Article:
It is important to note that there is no evident link between the three challenges in societal problem-solving and the three knowledge forms – rather this link has to be clarified recurrently through joint problem structuring among different experts and stakeholders. Such deliberations at the boundary between science and management, that are typical for post-normal situations, may be called “boundary management” (Figure 1*) (Cash et al., 2003*; Hellström and Jacob, 2003*). There are structured research processes such as transdisciplinary research (Pohl and Hirsch Hadorn, 2007*) and institutional forms such as boundary organisations (Hellström and Jacob, 2003*) that facilitate boundary management, but often boundary management is not conducted in an explicit and structured way. Boundary management ensures that the relevant academic and non-academic expert and stakeholder perspectives are adequately represented in the research and problem-solving process (Hellström and Jacob, 2003*; Pohl and Hirsch Hadorn, 2007*), and that the framing of research questions is adequate for supporting the decisions of actors (Hirsch, 1993, 1995). The process is called boundary management because the boundaries between different forms of academic and non-academic expertise and between facts and opinions (interests and values) are reconfigured. Because boundary management is itself based on (tentative) scientific expertise, boundary management and research on specific questions have to alternate in recursive cycles (Pohl and Hirsch Hadorn, 2007*), and effective problem-oriented research encompasses both research on specific questions and boundary management.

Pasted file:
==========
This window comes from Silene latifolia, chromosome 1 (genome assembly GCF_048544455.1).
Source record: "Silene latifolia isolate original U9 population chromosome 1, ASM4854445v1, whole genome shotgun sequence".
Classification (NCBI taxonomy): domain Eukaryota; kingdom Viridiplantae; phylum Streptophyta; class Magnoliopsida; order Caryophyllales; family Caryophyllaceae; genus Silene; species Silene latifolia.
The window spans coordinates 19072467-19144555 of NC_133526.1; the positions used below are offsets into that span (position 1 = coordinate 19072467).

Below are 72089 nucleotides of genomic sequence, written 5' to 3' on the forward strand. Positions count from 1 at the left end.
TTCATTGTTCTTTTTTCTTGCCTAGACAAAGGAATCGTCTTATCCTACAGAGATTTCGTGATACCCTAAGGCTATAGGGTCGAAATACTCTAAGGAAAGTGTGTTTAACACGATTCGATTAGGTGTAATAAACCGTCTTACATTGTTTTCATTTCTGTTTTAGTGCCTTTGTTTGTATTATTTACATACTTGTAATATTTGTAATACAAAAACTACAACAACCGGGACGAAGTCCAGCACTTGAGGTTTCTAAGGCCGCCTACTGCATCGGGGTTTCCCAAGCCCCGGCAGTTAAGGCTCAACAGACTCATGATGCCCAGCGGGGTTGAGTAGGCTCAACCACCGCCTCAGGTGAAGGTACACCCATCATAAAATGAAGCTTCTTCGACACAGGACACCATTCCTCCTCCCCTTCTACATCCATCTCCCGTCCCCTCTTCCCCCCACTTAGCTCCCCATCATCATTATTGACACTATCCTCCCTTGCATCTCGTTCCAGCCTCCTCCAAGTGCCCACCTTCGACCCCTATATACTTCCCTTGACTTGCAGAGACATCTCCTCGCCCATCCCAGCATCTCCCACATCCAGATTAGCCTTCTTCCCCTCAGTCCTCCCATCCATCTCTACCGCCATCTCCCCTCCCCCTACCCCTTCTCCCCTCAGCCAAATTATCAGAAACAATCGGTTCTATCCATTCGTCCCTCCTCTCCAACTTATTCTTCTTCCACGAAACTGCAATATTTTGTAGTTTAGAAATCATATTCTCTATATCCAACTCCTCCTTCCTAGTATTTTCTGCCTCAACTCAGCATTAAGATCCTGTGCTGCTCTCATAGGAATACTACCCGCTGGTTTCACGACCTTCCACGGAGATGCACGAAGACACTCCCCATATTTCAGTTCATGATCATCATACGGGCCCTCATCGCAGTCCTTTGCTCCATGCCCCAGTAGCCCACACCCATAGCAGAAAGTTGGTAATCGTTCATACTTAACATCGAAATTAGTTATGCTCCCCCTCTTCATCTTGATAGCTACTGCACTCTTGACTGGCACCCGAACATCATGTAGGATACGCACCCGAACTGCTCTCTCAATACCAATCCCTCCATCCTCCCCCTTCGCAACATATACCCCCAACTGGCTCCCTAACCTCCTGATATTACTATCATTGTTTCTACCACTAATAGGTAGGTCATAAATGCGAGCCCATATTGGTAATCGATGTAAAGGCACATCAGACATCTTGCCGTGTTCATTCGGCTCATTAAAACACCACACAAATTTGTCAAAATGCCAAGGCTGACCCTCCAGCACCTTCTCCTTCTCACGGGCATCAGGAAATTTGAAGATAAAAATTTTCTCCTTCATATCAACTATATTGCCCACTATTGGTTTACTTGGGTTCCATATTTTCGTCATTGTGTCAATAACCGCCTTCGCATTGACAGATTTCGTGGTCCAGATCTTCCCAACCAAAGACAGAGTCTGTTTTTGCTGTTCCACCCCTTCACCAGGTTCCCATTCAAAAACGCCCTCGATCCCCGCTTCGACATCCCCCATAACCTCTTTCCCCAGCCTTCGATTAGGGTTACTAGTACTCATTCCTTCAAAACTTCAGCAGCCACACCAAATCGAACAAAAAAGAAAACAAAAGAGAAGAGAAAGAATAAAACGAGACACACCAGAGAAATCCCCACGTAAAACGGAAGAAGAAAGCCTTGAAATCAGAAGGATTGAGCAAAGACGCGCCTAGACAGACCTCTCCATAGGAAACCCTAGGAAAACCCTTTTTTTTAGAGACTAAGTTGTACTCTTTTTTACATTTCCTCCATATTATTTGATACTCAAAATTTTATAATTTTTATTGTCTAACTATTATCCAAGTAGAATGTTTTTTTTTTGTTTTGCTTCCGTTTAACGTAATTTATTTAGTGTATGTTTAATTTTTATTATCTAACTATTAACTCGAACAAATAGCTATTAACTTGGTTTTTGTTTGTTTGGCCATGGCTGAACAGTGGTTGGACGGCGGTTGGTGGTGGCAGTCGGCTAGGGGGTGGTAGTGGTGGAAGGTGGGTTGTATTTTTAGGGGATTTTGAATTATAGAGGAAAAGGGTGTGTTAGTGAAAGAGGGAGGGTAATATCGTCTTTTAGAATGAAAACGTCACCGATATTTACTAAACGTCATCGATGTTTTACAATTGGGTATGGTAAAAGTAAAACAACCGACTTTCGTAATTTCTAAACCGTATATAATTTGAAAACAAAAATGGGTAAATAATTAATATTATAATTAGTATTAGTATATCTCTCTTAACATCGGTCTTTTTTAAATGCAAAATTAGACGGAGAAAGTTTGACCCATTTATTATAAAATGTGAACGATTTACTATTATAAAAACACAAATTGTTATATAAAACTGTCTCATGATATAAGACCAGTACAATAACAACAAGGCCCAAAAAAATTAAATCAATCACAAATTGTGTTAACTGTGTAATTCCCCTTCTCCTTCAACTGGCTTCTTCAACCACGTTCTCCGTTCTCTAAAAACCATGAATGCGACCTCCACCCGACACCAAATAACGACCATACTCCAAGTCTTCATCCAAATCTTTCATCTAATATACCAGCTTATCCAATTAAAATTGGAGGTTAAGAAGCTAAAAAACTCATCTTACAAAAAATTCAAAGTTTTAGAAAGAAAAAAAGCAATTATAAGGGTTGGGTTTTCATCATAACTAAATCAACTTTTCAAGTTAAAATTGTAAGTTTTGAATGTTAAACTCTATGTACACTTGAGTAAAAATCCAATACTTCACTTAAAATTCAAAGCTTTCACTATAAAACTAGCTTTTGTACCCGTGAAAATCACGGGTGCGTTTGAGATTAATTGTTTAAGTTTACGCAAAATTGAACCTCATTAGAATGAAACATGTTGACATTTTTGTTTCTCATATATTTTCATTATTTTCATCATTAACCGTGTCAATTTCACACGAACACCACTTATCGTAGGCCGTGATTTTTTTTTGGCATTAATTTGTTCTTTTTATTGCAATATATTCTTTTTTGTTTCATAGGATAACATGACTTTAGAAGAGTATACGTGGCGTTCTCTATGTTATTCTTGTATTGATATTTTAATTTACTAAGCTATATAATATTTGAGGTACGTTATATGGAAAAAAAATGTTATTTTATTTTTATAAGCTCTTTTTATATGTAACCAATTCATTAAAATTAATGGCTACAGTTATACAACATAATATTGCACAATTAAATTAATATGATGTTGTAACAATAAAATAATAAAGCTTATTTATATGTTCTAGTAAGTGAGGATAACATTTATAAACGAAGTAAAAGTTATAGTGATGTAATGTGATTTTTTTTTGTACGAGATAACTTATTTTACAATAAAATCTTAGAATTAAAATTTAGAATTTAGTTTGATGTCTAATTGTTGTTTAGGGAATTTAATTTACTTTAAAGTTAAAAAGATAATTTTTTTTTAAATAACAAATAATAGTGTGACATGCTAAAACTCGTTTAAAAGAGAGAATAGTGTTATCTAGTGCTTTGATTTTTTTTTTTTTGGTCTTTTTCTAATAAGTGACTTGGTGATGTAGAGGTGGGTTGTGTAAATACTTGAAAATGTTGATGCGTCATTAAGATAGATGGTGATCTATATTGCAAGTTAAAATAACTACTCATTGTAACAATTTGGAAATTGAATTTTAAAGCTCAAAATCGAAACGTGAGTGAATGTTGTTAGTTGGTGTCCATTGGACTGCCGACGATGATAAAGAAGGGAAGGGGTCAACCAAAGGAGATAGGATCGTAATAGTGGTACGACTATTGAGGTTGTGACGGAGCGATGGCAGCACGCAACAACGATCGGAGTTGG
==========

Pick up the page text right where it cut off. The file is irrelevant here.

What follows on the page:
In summary, in this paragraph we attempted to decompose the complexity of science-based problem solving in post-normal situations into a number of different processes (Figure 1*). In particular, we argue that it is helpful to consider three types of scientific advice – systems, target and transformation knowledge – but that adequate research questions on the three types of knowledge can only be identified through explicit deliberation among experts and stakeholders (boundary management). Although this is necessarily a simplification, we think that it is helpful to analyse the problem-orientation of whole research fields. In the following we describe research on biotic invasions according to the following questions: what systems, target and transformation knowledge is produced? How is this systems, target and transformation knowledge interrelated? What mechanisms are in place to ensure boundary management?